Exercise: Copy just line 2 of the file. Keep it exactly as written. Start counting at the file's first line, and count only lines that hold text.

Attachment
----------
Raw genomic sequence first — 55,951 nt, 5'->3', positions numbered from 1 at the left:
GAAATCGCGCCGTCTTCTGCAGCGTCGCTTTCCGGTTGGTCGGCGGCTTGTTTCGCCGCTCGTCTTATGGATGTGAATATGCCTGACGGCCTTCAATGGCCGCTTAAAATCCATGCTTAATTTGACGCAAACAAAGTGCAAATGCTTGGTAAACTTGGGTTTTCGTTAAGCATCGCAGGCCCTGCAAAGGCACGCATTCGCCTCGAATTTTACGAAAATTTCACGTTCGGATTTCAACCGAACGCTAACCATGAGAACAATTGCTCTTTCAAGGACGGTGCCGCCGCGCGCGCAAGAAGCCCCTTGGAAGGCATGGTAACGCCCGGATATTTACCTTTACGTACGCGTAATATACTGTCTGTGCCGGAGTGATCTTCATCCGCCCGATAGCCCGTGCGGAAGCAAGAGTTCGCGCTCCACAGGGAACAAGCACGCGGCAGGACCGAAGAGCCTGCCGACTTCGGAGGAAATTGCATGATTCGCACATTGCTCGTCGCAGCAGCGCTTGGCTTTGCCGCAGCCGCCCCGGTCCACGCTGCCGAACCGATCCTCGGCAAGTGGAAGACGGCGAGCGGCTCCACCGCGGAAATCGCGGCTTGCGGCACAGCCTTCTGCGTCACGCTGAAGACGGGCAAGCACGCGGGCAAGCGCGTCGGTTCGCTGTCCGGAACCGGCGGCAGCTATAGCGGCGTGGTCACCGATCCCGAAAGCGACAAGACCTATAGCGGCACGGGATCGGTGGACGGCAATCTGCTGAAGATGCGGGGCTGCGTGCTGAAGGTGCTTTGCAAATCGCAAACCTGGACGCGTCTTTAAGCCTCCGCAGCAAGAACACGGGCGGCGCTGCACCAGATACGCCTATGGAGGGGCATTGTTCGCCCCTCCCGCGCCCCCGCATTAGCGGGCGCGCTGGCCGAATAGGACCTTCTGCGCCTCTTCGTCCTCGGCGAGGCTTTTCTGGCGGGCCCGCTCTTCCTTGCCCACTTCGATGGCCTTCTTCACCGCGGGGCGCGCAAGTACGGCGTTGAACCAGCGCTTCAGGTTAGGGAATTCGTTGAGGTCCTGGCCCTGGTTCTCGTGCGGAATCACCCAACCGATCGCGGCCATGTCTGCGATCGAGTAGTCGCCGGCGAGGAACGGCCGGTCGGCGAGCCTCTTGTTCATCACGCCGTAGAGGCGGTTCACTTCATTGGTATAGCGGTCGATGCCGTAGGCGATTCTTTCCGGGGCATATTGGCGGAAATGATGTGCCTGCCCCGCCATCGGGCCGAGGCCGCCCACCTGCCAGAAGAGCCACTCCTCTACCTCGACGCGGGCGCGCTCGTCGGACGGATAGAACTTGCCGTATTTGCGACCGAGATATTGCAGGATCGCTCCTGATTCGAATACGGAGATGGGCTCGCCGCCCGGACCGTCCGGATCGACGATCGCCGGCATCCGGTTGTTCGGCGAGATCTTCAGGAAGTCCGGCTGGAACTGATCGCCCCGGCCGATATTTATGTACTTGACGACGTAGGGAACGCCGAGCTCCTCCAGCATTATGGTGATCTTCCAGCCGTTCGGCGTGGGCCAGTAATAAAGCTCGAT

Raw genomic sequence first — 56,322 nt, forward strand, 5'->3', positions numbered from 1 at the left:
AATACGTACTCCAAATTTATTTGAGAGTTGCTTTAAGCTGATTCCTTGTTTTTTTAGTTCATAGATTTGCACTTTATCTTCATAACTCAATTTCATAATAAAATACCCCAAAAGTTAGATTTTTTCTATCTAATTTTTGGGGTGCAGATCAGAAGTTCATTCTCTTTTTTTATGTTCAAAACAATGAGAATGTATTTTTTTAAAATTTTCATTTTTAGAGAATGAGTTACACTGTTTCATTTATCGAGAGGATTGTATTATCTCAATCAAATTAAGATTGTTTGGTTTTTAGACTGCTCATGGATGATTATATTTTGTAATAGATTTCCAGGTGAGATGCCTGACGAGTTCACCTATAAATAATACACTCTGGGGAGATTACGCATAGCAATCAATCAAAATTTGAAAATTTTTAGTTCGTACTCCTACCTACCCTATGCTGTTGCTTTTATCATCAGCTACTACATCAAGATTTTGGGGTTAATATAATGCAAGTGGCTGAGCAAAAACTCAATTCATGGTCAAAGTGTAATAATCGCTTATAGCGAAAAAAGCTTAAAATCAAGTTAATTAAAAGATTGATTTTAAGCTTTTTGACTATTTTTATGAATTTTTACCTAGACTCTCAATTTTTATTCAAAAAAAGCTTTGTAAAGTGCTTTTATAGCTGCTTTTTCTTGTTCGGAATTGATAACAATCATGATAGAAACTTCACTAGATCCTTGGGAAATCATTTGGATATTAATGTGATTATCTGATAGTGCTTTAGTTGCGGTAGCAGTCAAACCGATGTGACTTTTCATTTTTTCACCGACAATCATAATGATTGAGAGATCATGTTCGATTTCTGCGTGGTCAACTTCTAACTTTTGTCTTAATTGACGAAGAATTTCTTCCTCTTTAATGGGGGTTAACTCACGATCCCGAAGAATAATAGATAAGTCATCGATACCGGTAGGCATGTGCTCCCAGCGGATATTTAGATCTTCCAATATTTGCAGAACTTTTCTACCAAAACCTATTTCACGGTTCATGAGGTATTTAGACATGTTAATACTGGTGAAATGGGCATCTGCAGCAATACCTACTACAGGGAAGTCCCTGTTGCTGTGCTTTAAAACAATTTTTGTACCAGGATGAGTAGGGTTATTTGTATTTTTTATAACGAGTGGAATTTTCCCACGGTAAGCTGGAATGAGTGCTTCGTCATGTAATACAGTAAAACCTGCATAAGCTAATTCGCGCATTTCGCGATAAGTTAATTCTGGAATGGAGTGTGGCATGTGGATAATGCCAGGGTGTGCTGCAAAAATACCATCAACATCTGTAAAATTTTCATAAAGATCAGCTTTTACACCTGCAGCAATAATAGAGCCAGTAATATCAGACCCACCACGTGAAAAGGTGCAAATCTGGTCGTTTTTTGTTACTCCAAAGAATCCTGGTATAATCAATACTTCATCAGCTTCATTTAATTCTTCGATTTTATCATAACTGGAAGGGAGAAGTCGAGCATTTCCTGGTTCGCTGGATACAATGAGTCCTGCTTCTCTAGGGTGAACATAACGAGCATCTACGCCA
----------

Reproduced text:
GAAATCGCGCCGTCTTCTGCAGCGTCGCTTTCCGGTTGGTCGGCGGCTTGTTTCGCCGCTCGTCTTATGGATGTGAATATGCCTGACGGCCTTCAATGGCCGCTTAAAATCCATGCTTAATTTGACGCAAACAAAGTGCAAATGCTTGGTAAACTTGGGTTTTCGTTAAGCATCGCAGGCCCTGCAAAGGCACGCATTCGCCTCGAATTTTACGAAAATTTCACGTTCGGATTTCAACCGAACGCTAACCATGAGAACAATTGCTCTTTCAAGGACGGTGCCGCCGCGCGCGCAAGAAGCCCCTTGGAAGGCATGGTAACGCCCGGATATTTACCTTTACGTACGCGTAATATACTGTCTGTGCCGGAGTGATCTTCATCCGCCCGATAGCCCGTGCGGAAGCAAGAGTTCGCGCTCCACAGGGAACAAGCACGCGGCAGGACCGAAGAGCCTGCCGACTTCGGAGGAAATTGCATGATTCGCACATTGCTCGTCGCAGCAGCGCTTGGCTTTGCCGCAGCCGCCCCGGTCCACGCTGCCGAACCGATCCTCGGCAAGTGGAAGACGGCGAGCGGCTCCACCGCGGAAATCGCGGCTTGCGGCACAGCCTTCTGCGTCACGCTGAAGACGGGCAAGCACGCGGGCAAGCGCGTCGGTTCGCTGTCCGGAACCGGCGGCAGCTATAGCGGCGTGGTCACCGATCCCGAAAGCGACAAGACCTATAGCGGCACGGGATCGGTGGACGGCAATCTGCTGAAGATGCGGGGCTGCGTGCTGAAGGTGCTTTGCAAATCGCAAACCTGGACGCGTCTTTAAGCCTCCGCAGCAAGAACACGGGCGGCGCTGCACCAGATACGCCTATGGAGGGGCATTGTTCGCCCCTCCCGCGCCCCCGCATTAGCGGGCGCGCTGGCCGAATAGGACCTTCTGCGCCTCTTCGTCCTCGGCGAGGCTTTTCTGGCGGGCCCGCTCTTCCTTGCCCACTTCGATGGCCTTCTTCACCGCGGGGCGCGCAAGTACGGCGTTGAACCAGCGCTTCAGGTTAGGGAATTCGTTGAGGTCCTGGCCCTGGTTCTCGTGCGGAATCACCCAACCGATCGCGGCCATGTCTGCGATCGAGTAGTCGCCGGCGAGGAACGGCCGGTCGGCGAGCCTCTTGTTCATCACGCCGTAGAGGCGGTTCACTTCATTGGTATAGCGGTCGATGCCGTAGGCGATTCTTTCCGGGGCATATTGGCGGAAATGATGTGCCTGCCCCGCCATCGGGCCGAGGCCGCCCACCTGCCAGAAGAGCCACTCCTCTACCTCGACGCGGGCGCGCTCGTCGGACGGATAGAACTTGCCGTATTTGCGACCGAGATATTGCAGGATCGCTCCTGATTCGAATACGGAGATGGGCTCGCCGCCCGGACCGTCCGGATCGACGATCGCCGGCATCCGGTTGTTCGGCGAGATCTTCAGGAAGTCCGGCTGGAACTGATCGCCCCGGCCGATATTTATGTACTTGACGACGTAGGGAACGCCGAGCTCCTCCAGCATTATGGTGATCTTCCAGCCGTTCGGCGTGGGCCAGTAATAAAGCTCGAT